they do, just love turns every
inch to shit. Are the lights all
off?? Please let me circle this
drain in the dark. I can’t see
into the future, at least
there’s that, though I’m
terrified of what love will
do next. Pound down the door
while I’m strewn on the couch,
plug up my ass, playing
porn or solitaire on the phone
I carry with me like an
impenetrability charm.
I have to remind myself
you, hey, the one that looks
like an awkward figure eight,
with supplicant face of wax
when applied, whatever
catches your attention doesn’t
pass for transcendence—you
were not designed in a lab
at Stanford. Of course, a friend
later tells me this is logically
inconsistent and she’s right, I always
get ekphrasis and analog wrong.
Everyone says I’m too negative
to be loved but I say I
deserve it more. I can list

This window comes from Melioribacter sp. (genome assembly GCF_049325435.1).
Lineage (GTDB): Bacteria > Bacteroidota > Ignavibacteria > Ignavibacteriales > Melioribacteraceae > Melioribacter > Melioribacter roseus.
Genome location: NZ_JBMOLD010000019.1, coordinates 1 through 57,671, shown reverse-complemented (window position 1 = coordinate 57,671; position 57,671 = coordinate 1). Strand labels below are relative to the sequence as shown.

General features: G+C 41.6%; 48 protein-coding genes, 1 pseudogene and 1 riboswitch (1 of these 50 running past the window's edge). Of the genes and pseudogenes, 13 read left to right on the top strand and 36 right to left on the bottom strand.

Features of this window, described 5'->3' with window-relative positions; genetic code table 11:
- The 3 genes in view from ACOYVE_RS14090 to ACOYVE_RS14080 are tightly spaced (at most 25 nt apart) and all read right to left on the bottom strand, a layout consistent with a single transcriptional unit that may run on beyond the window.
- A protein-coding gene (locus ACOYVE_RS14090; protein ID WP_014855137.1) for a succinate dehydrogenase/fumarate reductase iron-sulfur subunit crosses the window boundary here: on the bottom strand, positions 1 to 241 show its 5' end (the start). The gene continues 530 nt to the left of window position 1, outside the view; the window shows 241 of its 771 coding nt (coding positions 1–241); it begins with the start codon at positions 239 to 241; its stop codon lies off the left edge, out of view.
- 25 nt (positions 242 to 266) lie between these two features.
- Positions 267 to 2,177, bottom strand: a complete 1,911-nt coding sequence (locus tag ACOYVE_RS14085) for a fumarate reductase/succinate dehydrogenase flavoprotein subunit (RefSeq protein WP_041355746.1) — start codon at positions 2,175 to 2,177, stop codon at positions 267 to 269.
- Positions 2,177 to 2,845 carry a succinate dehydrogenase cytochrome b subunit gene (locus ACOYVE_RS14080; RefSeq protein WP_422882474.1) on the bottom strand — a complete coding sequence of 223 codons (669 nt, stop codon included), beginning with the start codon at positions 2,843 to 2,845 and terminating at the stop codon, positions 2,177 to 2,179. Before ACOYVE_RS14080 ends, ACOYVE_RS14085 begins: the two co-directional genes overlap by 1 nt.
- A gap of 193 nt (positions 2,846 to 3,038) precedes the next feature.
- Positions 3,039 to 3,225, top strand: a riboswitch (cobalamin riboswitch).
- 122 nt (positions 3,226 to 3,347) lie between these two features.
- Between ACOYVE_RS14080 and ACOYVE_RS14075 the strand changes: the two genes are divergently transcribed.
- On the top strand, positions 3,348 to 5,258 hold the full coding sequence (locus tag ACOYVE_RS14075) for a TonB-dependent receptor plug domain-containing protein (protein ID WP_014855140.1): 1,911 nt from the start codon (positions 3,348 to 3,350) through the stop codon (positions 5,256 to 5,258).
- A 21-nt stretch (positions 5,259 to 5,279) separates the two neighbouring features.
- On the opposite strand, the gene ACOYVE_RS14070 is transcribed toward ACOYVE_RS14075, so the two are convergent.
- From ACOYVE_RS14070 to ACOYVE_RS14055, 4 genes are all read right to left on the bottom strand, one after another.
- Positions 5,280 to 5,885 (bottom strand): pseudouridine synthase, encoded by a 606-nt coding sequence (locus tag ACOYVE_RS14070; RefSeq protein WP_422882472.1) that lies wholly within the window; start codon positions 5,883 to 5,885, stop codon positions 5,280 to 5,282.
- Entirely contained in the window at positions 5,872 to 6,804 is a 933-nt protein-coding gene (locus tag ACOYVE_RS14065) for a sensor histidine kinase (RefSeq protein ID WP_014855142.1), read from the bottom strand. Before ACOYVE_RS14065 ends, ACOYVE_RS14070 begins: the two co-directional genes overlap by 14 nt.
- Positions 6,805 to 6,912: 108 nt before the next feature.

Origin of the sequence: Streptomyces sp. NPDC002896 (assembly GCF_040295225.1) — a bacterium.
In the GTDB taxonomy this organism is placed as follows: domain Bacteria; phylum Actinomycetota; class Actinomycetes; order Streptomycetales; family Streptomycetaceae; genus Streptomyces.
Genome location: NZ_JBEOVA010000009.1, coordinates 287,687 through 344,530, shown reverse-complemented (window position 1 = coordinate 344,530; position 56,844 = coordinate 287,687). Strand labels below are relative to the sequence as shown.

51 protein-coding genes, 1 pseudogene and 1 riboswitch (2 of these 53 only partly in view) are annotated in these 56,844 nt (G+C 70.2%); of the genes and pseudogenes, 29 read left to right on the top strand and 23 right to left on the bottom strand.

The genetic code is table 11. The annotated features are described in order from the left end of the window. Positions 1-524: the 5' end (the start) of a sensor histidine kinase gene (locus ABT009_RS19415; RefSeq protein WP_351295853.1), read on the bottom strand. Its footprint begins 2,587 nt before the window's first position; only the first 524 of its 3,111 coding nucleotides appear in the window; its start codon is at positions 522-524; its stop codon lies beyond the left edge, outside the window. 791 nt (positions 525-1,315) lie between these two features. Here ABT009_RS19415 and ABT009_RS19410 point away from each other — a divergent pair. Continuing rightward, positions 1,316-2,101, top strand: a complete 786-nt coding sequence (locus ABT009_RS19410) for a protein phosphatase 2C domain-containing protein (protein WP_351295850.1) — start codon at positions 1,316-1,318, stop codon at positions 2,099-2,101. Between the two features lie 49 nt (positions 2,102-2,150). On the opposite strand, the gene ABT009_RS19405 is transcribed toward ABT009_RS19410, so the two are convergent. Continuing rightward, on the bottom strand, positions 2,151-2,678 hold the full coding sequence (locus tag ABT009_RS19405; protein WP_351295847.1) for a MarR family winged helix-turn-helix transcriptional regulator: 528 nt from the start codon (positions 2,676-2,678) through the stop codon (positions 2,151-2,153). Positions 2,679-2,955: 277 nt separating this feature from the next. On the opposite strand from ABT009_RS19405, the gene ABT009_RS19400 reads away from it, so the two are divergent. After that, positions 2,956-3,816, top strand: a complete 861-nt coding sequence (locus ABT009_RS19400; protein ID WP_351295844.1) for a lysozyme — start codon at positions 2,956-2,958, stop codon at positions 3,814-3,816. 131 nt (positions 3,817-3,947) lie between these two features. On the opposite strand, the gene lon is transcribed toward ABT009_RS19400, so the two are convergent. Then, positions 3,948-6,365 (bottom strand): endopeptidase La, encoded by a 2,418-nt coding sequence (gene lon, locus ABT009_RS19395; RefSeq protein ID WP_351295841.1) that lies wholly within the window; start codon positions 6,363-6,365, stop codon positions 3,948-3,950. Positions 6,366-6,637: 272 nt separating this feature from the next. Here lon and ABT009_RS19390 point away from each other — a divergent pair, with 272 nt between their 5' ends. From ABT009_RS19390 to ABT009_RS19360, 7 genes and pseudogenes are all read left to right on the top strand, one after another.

the names of birds and trees
what else would a true
love want?? Before I used to be
so abstract in my horror
at the world’s affairs, a fellow
beachgoer and mellow
Greek—now I’m that asp who
strikes feet in the street to notify
them of the nature of empire.
It truly is that bad. My song
is like radioactive decay
forever breaking down but
never going away. And me
and my love are those
two lines always approaching
but never to touch!!


Jacob Kahn

Jacob Kahn is a poet and editor living in Oakland, CA. He is the author, most recently, of Mine Eclogue (Roof Books, 2022) and the chapbook A Is For Aegis (DoubleCross Press, 2022). He is an editor of the poetry chapbook press, Eyelet Press, and reading series, Islet, which he cofounded with Sophia Dahlin in 2019. He works at the Berkeley Public Library, and for Bay Area arts organizations, including The Lab and Small Press Traffic.


The Brooklyn Rail

DEC 22–JAN 23

All Issues